Am I going through a midlife crisis?

Am I going through a midlife crisis?

Midlife Crisis! Did you ever think you’d have one? What is a midlife anyway? It happens to different people at various times. Some reach it at 40. Others don’t get a hit until their 70’s.

Most women don’t have a chance to even think about it until they hit their 50’s. In most cases, the first one can happen when your kids leave for college or re-locate because of job or marriage. We know that as the “empty nest” syndrome, but you might think of it as abandonment. When you realize you are “alone” (whether you have a spouse, partner or not), depression can set in if you have nothing else to look forward to.

If your “being” is wrapped up in your role as wife and mother, and half of that is taken away, you may find yourself with extra hours on your hand and feeling a little lost.

It’s interesting that at one time you wished for those extra hours and now that you have them, you wish that past activity was still swirling around you. Maybe that’s sending you a message saying your happiness depends on other people rather than yourself.

That “happiness” message is an important one. You must love yourself and be happy with your own image to survive any crisis, let alone a “midlife” one. Health begins with positive self-esteem. If you look in the mirror and don’t like who you are, then it’s going to be a tough road to wellness. Here are 7 things you can do to keep the mind, body and spirit functioning:

Through the good times and the tough ones! If you have a terrific code of ethics and a value system that doesn’t quit, your belief system is intact. It will be sorely tested at times, but if you stand firm and keep your cool, you should end up right where you’re supposed to be.

It can be overwhelming when change happens. It’s not usually viewed as positive either. It can happen from restructuring at work, the loss of a spouse or partner, death of a parent or responsibility for one, and even a move to a new city. You need something else to concentrate on.

Whatever it looks like, Are you more slow paced enjoying Pilates or Yoga? Do you like the stimulation of kick-boxing or step aerobics? Perhaps resistance training with machines, bands or ropes? Or perhaps a blend of all three? You may be a vegan, enjoy a macro-biotic diet or even like a daily glass of red wine and a steak. Again, it’s a steady, healthy blend. We all know workout fanatics who have survived cancer and people who eat meat daily and have low cholesterol. It’s a crap shoot, but a “well” person has the ability to fight back more easily.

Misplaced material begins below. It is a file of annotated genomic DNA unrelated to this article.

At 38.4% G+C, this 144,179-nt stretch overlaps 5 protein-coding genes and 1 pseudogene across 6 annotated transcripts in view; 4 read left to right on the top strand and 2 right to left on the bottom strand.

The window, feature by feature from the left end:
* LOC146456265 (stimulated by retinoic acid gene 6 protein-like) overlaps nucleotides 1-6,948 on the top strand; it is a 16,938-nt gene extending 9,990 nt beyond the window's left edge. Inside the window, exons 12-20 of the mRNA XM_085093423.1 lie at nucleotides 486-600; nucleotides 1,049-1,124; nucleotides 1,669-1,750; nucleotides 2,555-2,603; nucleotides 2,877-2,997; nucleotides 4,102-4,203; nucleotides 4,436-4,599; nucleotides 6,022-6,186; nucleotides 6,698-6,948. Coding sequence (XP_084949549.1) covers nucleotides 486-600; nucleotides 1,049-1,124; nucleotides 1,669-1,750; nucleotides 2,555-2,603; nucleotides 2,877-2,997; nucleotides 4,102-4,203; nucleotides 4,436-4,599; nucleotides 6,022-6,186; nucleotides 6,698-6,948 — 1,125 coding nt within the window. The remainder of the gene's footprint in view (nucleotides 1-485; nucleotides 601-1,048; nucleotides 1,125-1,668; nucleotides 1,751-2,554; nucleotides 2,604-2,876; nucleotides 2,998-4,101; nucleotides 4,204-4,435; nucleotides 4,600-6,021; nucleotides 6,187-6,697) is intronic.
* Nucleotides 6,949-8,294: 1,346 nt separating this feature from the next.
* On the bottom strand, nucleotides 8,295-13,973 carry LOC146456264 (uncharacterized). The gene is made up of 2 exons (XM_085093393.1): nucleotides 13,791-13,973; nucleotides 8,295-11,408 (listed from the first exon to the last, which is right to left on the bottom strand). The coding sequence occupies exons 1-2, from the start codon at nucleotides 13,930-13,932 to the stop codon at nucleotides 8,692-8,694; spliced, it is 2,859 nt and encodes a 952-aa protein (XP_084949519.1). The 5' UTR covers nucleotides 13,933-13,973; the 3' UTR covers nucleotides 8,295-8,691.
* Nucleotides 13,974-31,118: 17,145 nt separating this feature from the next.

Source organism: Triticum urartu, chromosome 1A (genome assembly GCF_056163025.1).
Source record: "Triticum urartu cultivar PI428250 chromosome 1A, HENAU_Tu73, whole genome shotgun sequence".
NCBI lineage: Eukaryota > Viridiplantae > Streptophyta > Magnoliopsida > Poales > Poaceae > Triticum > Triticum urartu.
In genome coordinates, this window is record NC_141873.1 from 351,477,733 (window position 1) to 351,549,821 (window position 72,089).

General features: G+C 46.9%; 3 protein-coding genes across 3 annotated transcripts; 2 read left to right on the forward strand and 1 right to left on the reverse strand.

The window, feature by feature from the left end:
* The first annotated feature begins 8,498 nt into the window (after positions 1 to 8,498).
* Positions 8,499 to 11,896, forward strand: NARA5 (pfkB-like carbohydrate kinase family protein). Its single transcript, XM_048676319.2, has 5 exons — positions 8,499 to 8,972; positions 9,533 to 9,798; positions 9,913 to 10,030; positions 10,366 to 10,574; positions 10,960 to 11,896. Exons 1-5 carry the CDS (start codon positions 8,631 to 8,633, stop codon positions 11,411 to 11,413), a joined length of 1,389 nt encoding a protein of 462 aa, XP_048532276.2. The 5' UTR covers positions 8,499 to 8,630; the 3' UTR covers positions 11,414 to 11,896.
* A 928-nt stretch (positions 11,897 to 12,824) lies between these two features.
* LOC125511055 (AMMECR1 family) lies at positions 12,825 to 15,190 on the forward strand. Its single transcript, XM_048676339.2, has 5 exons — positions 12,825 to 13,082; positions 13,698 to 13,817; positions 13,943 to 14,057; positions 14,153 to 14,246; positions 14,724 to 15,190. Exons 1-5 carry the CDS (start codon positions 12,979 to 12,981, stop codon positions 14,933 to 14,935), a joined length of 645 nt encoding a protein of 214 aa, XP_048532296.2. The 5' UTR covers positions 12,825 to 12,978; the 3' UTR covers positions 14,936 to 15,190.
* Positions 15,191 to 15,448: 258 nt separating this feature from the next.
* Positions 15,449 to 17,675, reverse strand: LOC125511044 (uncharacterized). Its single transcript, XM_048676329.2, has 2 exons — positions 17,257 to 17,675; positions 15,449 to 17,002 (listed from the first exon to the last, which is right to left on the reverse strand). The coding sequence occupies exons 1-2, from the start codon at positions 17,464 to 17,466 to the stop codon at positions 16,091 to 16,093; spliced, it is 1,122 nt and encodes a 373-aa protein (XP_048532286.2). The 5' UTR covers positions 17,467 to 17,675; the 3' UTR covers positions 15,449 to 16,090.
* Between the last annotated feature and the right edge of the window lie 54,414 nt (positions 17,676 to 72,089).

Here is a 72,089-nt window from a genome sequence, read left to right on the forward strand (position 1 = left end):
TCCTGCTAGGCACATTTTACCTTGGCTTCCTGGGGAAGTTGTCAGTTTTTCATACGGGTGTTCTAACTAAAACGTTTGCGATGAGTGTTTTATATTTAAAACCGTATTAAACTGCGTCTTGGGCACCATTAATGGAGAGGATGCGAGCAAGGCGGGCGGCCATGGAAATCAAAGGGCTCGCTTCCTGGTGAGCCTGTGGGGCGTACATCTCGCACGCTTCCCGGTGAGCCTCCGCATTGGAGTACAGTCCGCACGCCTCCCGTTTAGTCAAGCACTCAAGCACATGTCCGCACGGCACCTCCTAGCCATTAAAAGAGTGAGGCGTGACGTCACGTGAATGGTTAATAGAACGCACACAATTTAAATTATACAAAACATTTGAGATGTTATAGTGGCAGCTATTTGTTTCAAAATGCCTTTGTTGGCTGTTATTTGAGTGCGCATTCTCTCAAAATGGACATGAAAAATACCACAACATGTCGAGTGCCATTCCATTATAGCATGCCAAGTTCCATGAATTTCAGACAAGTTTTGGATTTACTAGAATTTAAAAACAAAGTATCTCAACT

They may be friends, family, an actual support group, or business mentors. To be well and avoid a “midlife crisis” you need to be around people who support and encourage not those who pull you apart and down. By the way, support means exactly that. No judgment, only encouragement but perhaps some guidance and definitely some hand-holding.

It can be one day, one weekend or one full week. But sometimes going to a new destination can totally switch your viewpoint. You may discover you have a lot more available to you than you thought. You may find a sense of peace come over you or the opposite. It could be so exciting that you discover a passion or new hobby. Just getting out of the same environment can change your thought process.

Although people understand what you are going through, they don’t want to hear about it all the time. Eventually you could turn into a “pity party” and that is not an option to get well—it’s a re-enforcement to stay dormant.

Just breathe. Take time to appreciate everything around you. Look at the picture that makes you smile. Read the thought or passage that lights your soul. You need to take 15 minutes each day just for you. If you don’t have them, something is wrong.

All my life, there are two things that have always fueled me—water and animals. I have chosen to live on and around water and have had tons of dogs and cats. They’re work, but oh boy, do I light up when I see them.

What’s your trigger? Find it and you’ll never go through another midlife crisis.

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